The following article was originally published in the Ohio Capital Journal and published on News5Cleveland.com under a content-sharing agreement.
COLUMBUS, Ohio — A law recently signed by Ohio Gov. Mike DeWine finally removes derogatory language about people with disabilities from state law, a move years in the making.
Advocates praised the passage and signing of the Mental Health and Disability Terminology Act, introduced with bipartisan sponsors as House Bill 281.
The bill was years in the making, and removes words like “idiot,” “lunatics,” and “derangement” that were still a part of Ohio Revised Code.
“The words are very stigmatizing, they’re very traumatizing and antiquated,” said Katherine Yoder, executive director of Ohio’s Adult Advocacy Centers. “It’s one of those things that as society … and as people’s humanity evolves, language is the most obvious thing that changes.”
As the work began in 2021 to get the bill into the Ohio House, legislators reacted with surprise, mainly because they thought the changes had already been made.
State agencies were renamed in 2009 to remove the word “mental retardation” from county and state agencies, but the language remained in revised code.
Yoder said it’s common for people to think these language changes have been made to eliminate words so commonly known as pejorative, but those not working directly with people with disabilities may overlook changes that haven’t been made.
So, when the attempt to remove the language was put together in 2021, Yoder was relieved to find the legislative push led by organizations doing the work. It’s one thing to be supportive of the moves and take charge without knowing the world in which people with disabilities live, Yoder said.
“It’s another thing to kind of step back and allow that community or that cultural group to make the necessary changes and advocate for themselves,” Yoder said.
Part of the measure’s journey through the Ohio House and Senate was educating legislators in committee meetings. HB 281 passed quickly through the House with state Reps. Dontavius Jarrells, D-Columbus, and Tom Young, R-Washington Twp. at the helm.
“It’s something that obviously you have to seek out and you have to learn,” Yoder said.
The legislation was bolstered by a host of organizations, such as Nationwide Children’s Hospital, the Ohio Association of County Behavioral Health Authorities, the Ohio Developmental Disabilities Council, Disability Rights Ohio, and the Mental Health & Addiction Advocacy Coalition.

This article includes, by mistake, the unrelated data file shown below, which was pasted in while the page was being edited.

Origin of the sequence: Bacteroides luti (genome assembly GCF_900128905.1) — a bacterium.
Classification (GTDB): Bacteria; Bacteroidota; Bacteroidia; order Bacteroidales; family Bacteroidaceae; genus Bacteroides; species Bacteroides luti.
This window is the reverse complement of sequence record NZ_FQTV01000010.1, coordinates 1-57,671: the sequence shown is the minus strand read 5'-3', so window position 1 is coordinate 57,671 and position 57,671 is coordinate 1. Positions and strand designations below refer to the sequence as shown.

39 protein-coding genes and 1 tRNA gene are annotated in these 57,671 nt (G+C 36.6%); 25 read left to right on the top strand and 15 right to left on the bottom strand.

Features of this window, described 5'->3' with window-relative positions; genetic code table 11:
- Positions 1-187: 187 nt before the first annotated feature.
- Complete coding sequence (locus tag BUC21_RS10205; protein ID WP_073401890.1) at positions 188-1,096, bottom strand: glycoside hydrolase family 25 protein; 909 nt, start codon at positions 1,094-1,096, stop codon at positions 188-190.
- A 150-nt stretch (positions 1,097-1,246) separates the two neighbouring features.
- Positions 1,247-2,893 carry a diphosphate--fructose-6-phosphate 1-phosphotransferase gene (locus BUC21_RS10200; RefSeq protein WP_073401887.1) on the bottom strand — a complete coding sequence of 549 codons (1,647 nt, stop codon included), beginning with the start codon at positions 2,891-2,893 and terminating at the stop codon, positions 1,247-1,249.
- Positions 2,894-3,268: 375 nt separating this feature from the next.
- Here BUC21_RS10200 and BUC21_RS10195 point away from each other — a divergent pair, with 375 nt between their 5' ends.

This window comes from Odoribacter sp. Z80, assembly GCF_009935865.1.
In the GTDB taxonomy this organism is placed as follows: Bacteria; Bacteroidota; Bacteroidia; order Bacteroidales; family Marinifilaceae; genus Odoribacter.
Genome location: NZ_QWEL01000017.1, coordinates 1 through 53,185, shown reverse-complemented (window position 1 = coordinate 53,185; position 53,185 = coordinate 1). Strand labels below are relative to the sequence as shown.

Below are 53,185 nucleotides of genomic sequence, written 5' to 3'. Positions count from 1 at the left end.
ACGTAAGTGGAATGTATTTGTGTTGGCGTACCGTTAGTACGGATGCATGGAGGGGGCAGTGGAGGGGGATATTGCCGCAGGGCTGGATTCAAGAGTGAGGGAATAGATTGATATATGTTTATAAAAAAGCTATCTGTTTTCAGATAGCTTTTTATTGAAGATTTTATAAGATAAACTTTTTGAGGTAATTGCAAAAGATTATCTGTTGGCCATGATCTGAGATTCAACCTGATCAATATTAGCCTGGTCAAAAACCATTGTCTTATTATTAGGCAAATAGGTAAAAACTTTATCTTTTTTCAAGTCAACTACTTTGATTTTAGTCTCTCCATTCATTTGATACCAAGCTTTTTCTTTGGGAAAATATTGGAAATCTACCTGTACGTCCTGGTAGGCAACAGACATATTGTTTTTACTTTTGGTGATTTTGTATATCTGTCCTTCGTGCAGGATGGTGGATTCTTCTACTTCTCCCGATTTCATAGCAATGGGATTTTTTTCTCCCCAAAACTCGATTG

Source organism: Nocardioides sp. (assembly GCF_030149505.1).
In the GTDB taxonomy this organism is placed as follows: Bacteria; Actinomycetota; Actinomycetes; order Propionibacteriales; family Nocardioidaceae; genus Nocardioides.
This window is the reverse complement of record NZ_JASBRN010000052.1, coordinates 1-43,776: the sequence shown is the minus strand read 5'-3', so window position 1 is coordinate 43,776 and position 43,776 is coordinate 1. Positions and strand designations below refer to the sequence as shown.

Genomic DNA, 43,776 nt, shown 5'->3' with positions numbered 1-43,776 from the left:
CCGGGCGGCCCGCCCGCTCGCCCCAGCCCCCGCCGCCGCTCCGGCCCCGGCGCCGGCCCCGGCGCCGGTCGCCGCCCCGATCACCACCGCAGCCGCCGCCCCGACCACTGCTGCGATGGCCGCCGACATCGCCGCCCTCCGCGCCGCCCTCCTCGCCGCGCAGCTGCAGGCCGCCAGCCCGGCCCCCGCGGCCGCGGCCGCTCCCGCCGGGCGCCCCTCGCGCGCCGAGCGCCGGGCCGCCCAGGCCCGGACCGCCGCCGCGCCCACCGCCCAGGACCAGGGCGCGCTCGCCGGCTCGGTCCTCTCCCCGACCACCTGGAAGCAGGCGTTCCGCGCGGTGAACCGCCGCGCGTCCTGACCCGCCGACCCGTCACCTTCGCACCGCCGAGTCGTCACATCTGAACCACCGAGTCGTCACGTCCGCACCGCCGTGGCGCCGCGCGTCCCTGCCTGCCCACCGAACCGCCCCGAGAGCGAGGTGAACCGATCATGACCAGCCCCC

“Emphasizing a person’s humanity and individuality rather than defining them solely by a specific characteristic fosters understanding and inclusion, and the use of people-first language in statute will promote more equitable access to the benefits of our laws and civil society,” said Erich Bittner , director of government relations for the Ohio Association of County Boards of Developmental Disabilities, during a November meeting of the Senate Health Committee.
For the Adult Advocacy Centers, language is particularly important because of the work they do helping crime victims who have developmental disabilities. Language is a “foundational piece” to avoid marginalizing individuals, and when Ohio Revised Code can be cited with antiquated language still included, equity is hard to achieve, according to Yoder.
In criminal justice, Yoder said there’s a gap in training for investigating those crimes where the victim has disabilities. From talking to victims to creating accessibility at courthouse for those attending court cases, the many layers of changes needed to help start with allowing the voices of the victims to be heard.
“The justice system was never set up with people with disabilities in mind,” Yoder said.
With the language changes approved, advocates are hoping to move forward with more changes, like increased representation in criminal justice with forensic interviewers, more specifically trained to help those with disabilities through criminal cases.
“The goal or the focus (of forensic interviewing) is not helping people with developmental disabilities find their voice,” Yoder said. “They already have their voice. It’s about allowing their voice to be heard.”
As the year goes along, advocates also hope to receive some of the remaining American Rescue Plan funds to help build facilities for advocacy work, and to tackle crimes like benefits trafficking – the victimization of people with disabilities for their government assistance checks.